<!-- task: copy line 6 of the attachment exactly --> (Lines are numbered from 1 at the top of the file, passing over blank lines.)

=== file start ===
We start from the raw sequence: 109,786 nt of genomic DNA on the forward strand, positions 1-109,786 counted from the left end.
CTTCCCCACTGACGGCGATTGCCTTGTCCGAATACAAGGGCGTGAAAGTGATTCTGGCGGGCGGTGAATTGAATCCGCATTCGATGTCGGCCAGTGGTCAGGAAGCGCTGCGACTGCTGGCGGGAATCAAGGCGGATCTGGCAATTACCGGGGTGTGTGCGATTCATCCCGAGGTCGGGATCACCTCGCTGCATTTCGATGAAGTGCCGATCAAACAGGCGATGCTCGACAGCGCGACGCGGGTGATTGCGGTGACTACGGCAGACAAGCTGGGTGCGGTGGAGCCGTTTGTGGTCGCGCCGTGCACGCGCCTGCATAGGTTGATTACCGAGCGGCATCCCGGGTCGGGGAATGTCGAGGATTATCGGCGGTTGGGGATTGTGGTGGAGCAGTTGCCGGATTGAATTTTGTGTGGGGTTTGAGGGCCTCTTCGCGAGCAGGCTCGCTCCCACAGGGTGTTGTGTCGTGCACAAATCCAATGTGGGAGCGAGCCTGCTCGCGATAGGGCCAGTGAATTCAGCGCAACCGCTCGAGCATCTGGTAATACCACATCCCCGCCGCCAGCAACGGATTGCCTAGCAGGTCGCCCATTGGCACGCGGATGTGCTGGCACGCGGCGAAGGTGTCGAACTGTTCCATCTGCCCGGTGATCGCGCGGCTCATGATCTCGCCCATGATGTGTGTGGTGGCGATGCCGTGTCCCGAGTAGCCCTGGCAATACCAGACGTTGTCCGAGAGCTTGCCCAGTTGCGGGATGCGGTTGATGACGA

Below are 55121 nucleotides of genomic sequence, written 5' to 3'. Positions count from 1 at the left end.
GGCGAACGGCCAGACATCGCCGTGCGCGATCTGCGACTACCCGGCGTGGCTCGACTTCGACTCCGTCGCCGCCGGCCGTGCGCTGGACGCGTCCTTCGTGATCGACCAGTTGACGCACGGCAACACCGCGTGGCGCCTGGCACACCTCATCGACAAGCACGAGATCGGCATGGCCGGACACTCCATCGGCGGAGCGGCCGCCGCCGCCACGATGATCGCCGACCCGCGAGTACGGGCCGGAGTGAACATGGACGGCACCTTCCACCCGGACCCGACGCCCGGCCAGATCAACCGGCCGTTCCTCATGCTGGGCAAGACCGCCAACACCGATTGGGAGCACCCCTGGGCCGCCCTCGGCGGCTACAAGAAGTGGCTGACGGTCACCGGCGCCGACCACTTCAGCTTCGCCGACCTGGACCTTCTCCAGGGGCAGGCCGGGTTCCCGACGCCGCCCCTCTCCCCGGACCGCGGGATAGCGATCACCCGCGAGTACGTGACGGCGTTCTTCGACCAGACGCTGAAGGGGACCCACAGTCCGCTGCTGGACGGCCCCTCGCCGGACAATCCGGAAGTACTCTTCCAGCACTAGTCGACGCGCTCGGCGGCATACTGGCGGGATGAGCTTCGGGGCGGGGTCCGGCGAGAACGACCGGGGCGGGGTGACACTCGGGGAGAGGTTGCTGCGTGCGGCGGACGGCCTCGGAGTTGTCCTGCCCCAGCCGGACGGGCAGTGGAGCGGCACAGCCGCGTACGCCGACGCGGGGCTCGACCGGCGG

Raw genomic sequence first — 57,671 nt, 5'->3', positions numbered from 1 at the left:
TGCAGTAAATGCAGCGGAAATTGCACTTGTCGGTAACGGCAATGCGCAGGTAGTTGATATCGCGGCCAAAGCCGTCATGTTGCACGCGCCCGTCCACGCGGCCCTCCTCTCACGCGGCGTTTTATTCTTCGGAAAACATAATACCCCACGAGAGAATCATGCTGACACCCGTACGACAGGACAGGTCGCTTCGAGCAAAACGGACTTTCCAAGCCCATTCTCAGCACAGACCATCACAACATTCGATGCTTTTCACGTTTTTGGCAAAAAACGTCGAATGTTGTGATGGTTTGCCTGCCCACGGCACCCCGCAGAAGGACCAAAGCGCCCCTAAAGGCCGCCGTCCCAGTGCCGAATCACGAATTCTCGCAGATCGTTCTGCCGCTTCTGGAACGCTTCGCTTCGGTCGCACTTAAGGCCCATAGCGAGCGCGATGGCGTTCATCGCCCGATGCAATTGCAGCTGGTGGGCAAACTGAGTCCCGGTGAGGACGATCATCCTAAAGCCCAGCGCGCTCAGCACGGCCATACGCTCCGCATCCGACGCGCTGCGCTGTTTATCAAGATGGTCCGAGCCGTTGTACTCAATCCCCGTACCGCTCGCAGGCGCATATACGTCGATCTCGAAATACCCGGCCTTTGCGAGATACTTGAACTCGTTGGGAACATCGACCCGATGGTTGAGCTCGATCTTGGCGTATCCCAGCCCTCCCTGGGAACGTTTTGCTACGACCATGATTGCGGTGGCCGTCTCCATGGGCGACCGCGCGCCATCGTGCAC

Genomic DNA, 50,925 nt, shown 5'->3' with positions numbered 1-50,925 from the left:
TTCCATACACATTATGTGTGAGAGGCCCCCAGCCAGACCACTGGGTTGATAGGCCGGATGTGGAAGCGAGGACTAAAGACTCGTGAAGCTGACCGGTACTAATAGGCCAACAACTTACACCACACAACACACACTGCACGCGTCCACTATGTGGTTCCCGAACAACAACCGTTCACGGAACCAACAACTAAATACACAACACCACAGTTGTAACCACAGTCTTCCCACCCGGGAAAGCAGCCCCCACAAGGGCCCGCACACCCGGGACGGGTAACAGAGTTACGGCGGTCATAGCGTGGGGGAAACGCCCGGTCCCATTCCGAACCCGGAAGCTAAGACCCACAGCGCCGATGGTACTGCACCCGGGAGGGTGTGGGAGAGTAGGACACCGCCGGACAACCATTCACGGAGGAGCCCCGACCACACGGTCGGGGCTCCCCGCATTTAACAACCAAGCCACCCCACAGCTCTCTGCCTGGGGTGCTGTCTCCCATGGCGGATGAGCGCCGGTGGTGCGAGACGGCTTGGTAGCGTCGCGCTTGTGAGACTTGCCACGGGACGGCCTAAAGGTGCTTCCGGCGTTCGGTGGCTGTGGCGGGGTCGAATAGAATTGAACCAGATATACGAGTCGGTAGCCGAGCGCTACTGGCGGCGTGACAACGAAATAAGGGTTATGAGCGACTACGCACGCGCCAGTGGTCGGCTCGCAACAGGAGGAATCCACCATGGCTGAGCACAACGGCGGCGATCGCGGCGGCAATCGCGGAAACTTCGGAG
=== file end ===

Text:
TGCAGTAAATGCAGCGGAAATTGCACTTGTCGGTAACGGCAATGCGCAGGTAGTTGATATCGCGGCCAAAGCCGTCATGTTGCACGCGCCCGTCCACGCGGCCCTCCTCTCACGCGGCGTTTTATTCTTCGGAAAACATAATACCCCACGAGAGAATCATGCTGACACCCGTACGACAGGACAGGTCGCTTCGAGCAAAACGGACTTTCCAAGCCCATTCTCAGCACAGACCATCACAACATTCGATGCTTTTCACGTTTTTGGCAAAAAACGTCGAATGTTGTGATGGTTTGCCTGCCCACGGCACCCCGCAGAAGGACCAAAGCGCCCCTAAAGGCCGCCGTCCCAGTGCCGAATCACGAATTCTCGCAGATCGTTCTGCCGCTTCTGGAACGCTTCGCTTCGGTCGCACTTAAGGCCCATAGCGAGCGCGATGGCGTTCATCGCCCGATGCAATTGCAGCTGGTGGGCAAACTGAGTCCCGGTGAGGACGATCATCCTAAAGCCCAGCGCGCTCAGCACGGCCATACGCTCCGCATCCGACGCGCTGCGCTGTTTATCAAGATGGTCCGAGCCGTTGTACTCAATCCCCGTACCGCTCGCAGGCGCATATACGTCGATCTCGAAATACCCGGCCTTTGCGAGATACTTGAACTCGTTGGGAACATCGACCCGATGGTTGAGCTCGATCTTGGCGTATCCCAGCCCTCCCTGGGAACGTTTTGCTACGACCATGATTGCGGTGGCCGTCTCCATGGGCGACCGCGCGCCATCGTGCAC